And I'm left alone in my misery like some poor wandering ghost
And I pass by from town to town, they call me a rambling sign
"There goes Tom Moore, a bummer shore in the days of '49 "
In the days of old, in the days of gold
How oft'times I repine for the days of old
When we dug up the gold, in the days of '49.
Comments (20)add comment
Just remember...

Everything's gonna be different, when he paints his masterpiece.

And it's all gonna sound like a rhapsody.  

Ha!
I often don't tolerate his singing.  But this one exists on another plane, at least for me. 

Classic.
Insufferable.
My God, I am trying to write something and this guy keeps shouting in my ear, had to turn it way down. First time hearing and could be the worst of His Dylanness.
Wheee!  Bobbie is singing!  Somewhat on key! In one octave, or so. Keeps us in the story of lyrics.  
As much as I like King Bob, this long-ish tune reminds me that Self Portrait was the first of his albums that had me scratching my head a bit. I still think it has quite the mix of good, bad and indifferent material. And I can see that this tune could fall in all three categories depending on one's perspective.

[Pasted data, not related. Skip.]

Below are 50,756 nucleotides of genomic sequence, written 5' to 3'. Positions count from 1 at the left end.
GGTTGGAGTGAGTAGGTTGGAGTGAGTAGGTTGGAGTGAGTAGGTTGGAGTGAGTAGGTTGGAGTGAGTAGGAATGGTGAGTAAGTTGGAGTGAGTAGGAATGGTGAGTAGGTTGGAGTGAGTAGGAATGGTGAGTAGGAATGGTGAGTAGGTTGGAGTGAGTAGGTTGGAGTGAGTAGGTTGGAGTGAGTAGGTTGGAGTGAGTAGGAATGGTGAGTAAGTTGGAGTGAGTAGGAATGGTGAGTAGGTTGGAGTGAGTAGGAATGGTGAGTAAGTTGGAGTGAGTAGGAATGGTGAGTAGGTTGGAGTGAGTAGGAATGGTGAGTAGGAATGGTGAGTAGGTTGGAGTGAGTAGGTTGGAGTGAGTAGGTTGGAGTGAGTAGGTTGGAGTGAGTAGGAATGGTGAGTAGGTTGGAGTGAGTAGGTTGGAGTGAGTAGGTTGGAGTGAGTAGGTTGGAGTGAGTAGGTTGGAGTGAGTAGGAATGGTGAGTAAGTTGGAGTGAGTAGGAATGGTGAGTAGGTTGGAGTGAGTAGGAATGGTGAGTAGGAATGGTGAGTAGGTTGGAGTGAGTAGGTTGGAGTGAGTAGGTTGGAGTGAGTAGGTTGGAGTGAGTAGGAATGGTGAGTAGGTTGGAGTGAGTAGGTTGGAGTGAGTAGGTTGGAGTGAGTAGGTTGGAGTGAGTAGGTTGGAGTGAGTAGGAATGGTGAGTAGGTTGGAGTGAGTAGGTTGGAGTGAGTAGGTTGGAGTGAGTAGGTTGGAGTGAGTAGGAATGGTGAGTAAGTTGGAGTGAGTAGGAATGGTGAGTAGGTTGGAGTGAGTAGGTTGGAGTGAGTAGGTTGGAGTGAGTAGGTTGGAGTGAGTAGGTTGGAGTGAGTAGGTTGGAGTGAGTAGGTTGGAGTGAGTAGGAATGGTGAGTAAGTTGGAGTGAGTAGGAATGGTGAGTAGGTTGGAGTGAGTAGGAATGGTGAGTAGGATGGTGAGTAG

Brilliant songwriter, but man this is a good example of what turns me off of Dylan.
Been a while since I heard this gem!

Terrific song.   
Agreed........
 gregskrtic wrote:
Well said!

zepher wrote:
Man, Dylan can Tell a story.  I never heard this one and think crybabies need to read the lyrics and appreciate all the gifts Dylan left us all.  These songs will outlive the youngest RP listener and some cuts will be performed forever.  The Picasso-style self-portrait album cover is great illustration of an amazing songwriter and poet.



 

 


 LowPhreak wrote:
There's just too much "Classic Dylan Hater" (read: "whininess, myopicness, and repetitiveness") in the posts. It just grates on me.
 
Ditto.
Well said!

zepher wrote:
Man, Dylan can Tell a story.  I never heard this one and think crybabies need to read the lyrics and appreciate all the gifts Dylan left us all.  These songs will outlive the youngest RP listener and some cuts will be performed forever.  The Picasso-style self-portrait album cover is great illustration of an amazing songwriter and poet.